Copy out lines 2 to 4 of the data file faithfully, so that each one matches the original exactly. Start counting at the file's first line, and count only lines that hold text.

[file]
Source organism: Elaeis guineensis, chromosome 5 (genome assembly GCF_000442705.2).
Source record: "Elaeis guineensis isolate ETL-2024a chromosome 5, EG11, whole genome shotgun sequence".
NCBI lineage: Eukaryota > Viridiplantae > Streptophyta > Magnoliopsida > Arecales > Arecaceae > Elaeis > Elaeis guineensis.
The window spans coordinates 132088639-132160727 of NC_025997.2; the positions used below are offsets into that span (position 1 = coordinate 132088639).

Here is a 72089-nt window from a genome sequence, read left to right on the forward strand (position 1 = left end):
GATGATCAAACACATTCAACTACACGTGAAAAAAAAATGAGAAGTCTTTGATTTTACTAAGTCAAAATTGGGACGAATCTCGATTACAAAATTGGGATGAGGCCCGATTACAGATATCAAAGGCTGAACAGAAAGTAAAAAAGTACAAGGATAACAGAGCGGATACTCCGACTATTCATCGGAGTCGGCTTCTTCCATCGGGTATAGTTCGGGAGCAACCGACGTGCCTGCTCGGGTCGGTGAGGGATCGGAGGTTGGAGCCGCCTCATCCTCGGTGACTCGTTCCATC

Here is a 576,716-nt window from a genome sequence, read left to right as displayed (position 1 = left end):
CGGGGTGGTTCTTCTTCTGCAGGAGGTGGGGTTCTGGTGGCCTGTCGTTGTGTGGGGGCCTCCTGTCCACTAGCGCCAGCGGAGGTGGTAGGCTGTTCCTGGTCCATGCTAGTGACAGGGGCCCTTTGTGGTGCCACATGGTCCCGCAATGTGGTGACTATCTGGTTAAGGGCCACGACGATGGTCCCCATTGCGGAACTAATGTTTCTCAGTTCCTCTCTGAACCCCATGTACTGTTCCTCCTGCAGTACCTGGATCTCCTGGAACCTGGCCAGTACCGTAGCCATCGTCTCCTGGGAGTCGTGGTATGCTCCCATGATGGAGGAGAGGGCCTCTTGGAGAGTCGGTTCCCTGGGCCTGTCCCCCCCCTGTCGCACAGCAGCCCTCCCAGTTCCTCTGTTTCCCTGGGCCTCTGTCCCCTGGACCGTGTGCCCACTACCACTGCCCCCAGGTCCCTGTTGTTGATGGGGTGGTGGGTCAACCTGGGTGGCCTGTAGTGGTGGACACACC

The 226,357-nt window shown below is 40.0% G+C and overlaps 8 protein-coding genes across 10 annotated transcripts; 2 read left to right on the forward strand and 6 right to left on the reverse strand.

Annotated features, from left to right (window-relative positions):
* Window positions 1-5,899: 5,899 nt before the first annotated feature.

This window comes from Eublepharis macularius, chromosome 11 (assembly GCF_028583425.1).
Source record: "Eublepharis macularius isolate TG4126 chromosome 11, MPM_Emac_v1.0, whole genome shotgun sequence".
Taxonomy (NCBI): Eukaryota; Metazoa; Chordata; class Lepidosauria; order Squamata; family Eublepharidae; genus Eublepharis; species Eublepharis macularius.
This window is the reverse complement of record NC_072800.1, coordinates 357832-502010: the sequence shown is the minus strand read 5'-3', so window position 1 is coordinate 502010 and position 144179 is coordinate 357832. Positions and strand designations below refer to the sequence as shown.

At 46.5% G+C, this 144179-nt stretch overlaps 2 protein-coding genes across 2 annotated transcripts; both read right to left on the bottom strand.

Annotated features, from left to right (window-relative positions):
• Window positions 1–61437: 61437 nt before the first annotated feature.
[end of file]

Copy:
Source record: "Elaeis guineensis isolate ETL-2024a chromosome 5, EG11, whole genome shotgun sequence".
NCBI lineage: Eukaryota > Viridiplantae > Streptophyta > Magnoliopsida > Arecales > Arecaceae > Elaeis > Elaeis guineensis.
The window spans coordinates 132088639-132160727 of NC_025997.2; the positions used below are offsets into that span (position 1 = coordinate 132088639).